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Lakeland Industries (LAKE) Q4 2021 Earnings Call Transcript | The Motley Fool

Lakeland Industries (NASDAQ:LAKE)
Q4 2021 Earnings Call
Apr 15, 2021, 4:30 p.m. ET

Contents:

  • Prepared Remarks
  • Questions and Answers
  • Call Participants

Prepared Remarks:

Operator

Before we begin, parties are reminded that statements made during this call contain forward-looking information within the meanings of the Securities Act of 1933 and the Securities Exchange Act of 1934. Forward-looking statements are all statements other than statements of historical facts, which reflect management’s expectations regarding future events and operating performance and speak only as of today, April 15, 2021. Forward-looking statements are based on current assumptions and analysis made by the company in light of its experience and its perception of historical trends, current conditions, including business affairs, pertaining to the COVID-19 pandemic, expect future developments and other factors that believes are appropriate under circumstances. These statements are subject to a number of assumptions, risks, and uncertainties that are factored into the company’s filings with the Securities and Exchange Commission; general economic and business conditions, the business opportunities that may be presented to you and pursued by the company, changes in law or regulations and other factors, many of which are beyond the control of the company.

Listeners are cautioned that these statements are not guarantees of future performance and the actual results or developments may differ materially from those projected in any forward-looking statements. All subsequent forward-looking statements attribute to the company or persons acting on his behalf are expressly qualified in their entirety by the cautionary statements. At this time, I would like to introduce you to your host for this call, Lakeland Industries’ chief executive officer, Charles D. Roberson.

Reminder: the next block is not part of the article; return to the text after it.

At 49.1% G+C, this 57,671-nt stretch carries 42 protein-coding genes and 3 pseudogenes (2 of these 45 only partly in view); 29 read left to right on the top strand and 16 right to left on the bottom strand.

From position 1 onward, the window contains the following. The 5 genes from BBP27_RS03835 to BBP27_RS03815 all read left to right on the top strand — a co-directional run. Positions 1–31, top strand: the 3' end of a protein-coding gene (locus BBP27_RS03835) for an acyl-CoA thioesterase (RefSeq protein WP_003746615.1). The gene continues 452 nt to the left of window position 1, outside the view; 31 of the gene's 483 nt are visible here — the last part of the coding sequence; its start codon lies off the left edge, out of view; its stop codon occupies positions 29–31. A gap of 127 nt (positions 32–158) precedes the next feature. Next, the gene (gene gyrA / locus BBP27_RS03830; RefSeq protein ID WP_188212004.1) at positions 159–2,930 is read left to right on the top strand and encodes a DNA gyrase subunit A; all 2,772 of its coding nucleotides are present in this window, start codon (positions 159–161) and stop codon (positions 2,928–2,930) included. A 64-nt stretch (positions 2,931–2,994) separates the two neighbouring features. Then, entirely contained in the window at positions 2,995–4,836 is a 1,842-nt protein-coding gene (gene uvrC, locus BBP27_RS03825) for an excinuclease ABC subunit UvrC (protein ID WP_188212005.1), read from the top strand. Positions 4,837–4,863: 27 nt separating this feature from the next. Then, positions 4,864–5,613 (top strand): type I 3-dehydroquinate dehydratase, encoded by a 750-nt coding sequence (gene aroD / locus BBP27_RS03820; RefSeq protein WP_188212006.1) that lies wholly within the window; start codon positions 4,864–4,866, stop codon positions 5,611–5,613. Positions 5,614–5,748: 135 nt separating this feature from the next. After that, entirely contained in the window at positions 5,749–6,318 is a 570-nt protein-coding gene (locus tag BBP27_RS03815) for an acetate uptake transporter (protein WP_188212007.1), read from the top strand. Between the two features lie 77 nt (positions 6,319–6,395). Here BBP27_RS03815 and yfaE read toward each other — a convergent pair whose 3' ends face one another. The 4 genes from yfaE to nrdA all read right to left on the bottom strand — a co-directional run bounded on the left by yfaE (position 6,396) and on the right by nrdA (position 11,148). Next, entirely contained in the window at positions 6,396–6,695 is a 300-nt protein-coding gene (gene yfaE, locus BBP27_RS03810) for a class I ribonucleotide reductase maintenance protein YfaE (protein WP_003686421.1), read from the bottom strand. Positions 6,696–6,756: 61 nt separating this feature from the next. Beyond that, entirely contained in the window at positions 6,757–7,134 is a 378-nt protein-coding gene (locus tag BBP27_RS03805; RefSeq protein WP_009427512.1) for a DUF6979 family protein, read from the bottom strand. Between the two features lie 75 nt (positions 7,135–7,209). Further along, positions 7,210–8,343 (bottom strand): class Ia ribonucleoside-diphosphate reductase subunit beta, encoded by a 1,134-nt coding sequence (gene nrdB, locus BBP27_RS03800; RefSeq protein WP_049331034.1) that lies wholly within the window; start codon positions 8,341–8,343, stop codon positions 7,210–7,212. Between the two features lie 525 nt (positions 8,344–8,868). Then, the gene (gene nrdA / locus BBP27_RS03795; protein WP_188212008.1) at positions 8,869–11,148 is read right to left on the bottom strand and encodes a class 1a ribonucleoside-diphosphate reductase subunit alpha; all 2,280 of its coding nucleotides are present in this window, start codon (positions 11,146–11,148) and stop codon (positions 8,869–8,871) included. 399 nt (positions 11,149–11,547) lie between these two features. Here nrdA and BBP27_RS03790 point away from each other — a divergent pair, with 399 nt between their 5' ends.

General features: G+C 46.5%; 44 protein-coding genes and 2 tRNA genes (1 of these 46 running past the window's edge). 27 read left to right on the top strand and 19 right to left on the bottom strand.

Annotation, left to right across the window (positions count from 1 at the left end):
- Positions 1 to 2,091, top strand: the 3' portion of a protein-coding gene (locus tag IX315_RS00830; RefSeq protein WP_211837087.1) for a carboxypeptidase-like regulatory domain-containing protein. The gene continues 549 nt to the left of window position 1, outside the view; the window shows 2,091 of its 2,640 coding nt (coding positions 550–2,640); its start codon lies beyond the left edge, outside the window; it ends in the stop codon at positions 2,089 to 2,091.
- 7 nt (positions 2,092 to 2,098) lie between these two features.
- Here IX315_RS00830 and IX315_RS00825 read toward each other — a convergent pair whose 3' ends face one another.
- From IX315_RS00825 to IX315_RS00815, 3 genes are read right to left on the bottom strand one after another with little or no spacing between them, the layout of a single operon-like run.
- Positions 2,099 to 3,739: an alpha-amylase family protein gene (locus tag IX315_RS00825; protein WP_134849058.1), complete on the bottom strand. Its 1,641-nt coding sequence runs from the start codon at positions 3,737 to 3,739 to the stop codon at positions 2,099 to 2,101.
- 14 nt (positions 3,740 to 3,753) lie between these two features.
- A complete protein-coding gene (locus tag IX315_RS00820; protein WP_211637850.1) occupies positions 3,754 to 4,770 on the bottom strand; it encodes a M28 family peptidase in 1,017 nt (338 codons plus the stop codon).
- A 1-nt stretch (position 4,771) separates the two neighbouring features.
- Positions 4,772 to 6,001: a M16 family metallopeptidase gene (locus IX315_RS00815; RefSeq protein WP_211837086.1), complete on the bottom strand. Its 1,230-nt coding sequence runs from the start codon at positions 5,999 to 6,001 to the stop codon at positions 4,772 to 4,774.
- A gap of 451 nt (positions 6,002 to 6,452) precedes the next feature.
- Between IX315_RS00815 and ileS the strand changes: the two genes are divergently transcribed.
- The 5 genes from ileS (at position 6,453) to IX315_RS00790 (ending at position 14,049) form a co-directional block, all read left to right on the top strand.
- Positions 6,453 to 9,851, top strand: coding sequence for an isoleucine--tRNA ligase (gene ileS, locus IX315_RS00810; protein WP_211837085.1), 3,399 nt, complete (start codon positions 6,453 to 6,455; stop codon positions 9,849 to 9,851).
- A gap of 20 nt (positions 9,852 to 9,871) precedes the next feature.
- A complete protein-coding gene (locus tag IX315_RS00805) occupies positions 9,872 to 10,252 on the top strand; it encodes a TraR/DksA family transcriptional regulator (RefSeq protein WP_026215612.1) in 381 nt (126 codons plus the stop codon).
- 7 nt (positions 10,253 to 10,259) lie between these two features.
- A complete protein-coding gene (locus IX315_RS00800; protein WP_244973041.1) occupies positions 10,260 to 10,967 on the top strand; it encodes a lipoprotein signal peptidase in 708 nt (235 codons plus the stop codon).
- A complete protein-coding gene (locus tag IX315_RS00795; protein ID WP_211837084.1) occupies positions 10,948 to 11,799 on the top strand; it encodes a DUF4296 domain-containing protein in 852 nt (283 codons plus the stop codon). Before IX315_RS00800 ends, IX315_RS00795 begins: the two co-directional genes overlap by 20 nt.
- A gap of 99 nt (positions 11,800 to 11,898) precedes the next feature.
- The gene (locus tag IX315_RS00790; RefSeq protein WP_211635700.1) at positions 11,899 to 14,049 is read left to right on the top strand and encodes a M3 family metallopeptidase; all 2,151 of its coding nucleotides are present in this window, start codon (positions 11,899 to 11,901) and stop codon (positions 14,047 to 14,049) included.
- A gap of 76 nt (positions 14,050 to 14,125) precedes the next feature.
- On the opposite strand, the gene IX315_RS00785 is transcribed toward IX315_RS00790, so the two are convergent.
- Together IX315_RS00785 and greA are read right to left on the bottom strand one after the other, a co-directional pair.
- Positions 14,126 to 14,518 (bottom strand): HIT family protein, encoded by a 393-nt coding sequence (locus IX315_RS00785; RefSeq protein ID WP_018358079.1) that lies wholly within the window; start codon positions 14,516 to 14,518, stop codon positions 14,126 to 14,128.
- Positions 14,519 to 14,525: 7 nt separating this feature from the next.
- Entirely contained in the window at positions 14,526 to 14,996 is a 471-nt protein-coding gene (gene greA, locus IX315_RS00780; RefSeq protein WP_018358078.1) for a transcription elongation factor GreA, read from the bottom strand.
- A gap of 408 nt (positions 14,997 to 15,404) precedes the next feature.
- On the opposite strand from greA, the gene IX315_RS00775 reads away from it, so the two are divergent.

Mr. Roberson, the floor is yours.

Charlie RobersonChief Executive Officer

Thank you, and good afternoon to you all. We appreciate you taking the time to join our fiscal 2021 fourth-quarter financial results conference call. I’m joined here today by Lakeland’s chief financial officer, Allen Dillard. Lakeland’s fiscal 2021 has proven to be the most complex yet most rewarding year since our founding in 1982.

In our nearly 40 years, we have been through many Black Swan crisis situations. Never have we emerged from any of those prior events with consolidated annual revenues in excess of $100 million, and none of them could have adequately prepared us for the COVID-19 global pandemic. Having an entire year of COVID-19 behind us, I would like to begin our fiscal 2021 year-end earnings call with a brief review of the year in order to put our financial performance into context with regard to Lakeland’s current strategies and outlook for fiscal 2022. At the onset of the COVID-19 outbreak, we put in place a strategy dedicating our manufacturing capacity to our industrial customer base in serving the COVID-19 market only to the extent that we had capacity beyond the requirements of our core customers.

Knowing that Black Swan events frequently leave industrial end-users short of products they need to carry out their work safely. Lakeland sought to secure new everyday industrial customers and increased market penetration before pursuing sales into what we knew would be a transient COVID-19 market. Focusing on servicing our existing customer base first, not only provides for increased market penetration, but it ensures that capital and resources invested in expansion are directed toward long-term growth and not similar opportunities like mask manufacturing. This was a key lesson learned from the West Africa Ebola outbreak in 2015 and 2016.